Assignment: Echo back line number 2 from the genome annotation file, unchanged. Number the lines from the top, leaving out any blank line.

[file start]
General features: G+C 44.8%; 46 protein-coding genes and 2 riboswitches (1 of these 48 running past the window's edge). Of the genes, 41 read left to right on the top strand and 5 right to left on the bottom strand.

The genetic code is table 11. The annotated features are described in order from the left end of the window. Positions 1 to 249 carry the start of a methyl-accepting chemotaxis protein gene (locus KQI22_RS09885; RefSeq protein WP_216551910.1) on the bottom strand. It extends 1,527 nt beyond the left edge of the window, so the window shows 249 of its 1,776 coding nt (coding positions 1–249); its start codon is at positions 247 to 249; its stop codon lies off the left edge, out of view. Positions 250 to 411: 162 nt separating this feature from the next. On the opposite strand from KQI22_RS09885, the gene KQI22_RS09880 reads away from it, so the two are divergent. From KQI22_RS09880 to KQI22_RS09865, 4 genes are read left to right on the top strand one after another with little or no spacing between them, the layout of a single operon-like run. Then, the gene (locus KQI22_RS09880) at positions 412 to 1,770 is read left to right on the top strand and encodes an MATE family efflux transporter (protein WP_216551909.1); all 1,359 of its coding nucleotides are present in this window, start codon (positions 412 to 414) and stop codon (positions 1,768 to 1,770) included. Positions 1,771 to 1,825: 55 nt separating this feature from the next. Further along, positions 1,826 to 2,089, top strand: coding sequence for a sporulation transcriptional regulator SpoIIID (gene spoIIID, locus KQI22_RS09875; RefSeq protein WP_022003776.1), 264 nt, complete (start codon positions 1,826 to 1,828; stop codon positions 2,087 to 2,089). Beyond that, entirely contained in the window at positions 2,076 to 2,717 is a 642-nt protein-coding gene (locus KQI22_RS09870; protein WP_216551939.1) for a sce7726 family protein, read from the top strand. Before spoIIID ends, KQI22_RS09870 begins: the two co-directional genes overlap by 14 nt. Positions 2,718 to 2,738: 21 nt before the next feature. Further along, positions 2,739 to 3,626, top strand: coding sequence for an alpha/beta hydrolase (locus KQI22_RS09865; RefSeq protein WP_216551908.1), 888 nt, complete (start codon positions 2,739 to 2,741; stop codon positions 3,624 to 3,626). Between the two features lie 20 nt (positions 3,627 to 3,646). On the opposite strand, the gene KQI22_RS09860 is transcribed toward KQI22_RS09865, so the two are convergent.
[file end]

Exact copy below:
The genetic code is table 11. The annotated features are described in order from the left end of the window. Positions 1 to 249 carry the start of a methyl-accepting chemotaxis protein gene (locus KQI22_RS09885; RefSeq protein WP_216551910.1) on the bottom strand. It extends 1,527 nt beyond the left edge of the window, so the window shows 249 of its 1,776 coding nt (coding positions 1–249); its start codon is at positions 247 to 249; its stop codon lies off the left edge, out of view. Positions 250 to 411: 162 nt separating this feature from the next. On the opposite strand from KQI22_RS09885, the gene KQI22_RS09880 reads away from it, so the two are divergent. From KQI22_RS09880 to KQI22_RS09865, 4 genes are read left to right on the top strand one after another with little or no spacing between them, the layout of a single operon-like run. Then, the gene (locus KQI22_RS09880) at positions 412 to 1,770 is read left to right on the top strand and encodes an MATE family efflux transporter (protein WP_216551909.1); all 1,359 of its coding nucleotides are present in this window, start codon (positions 412 to 414) and stop codon (positions 1,768 to 1,770) included. Positions 1,771 to 1,825: 55 nt separating this feature from the next. Further along, positions 1,826 to 2,089, top strand: coding sequence for a sporulation transcriptional regulator SpoIIID (gene spoIIID, locus KQI22_RS09875; RefSeq protein WP_022003776.1), 264 nt, complete (start codon positions 1,826 to 1,828; stop codon positions 2,087 to 2,089). Beyond that, entirely contained in the window at positions 2,076 to 2,717 is a 642-nt protein-coding gene (locus KQI22_RS09870; protein WP_216551939.1) for a sce7726 family protein, read from the top strand. Before spoIIID ends, KQI22_RS09870 begins: the two co-directional genes overlap by 14 nt. Positions 2,718 to 2,738: 21 nt before the next feature. Further along, positions 2,739 to 3,626, top strand: coding sequence for an alpha/beta hydrolase (locus KQI22_RS09865; RefSeq protein WP_216551908.1), 888 nt, complete (start codon positions 2,739 to 2,741; stop codon positions 3,624 to 3,626). Between the two features lie 20 nt (positions 3,627 to 3,646). On the opposite strand, the gene KQI22_RS09860 is transcribed toward KQI22_RS09865, so the two are convergent.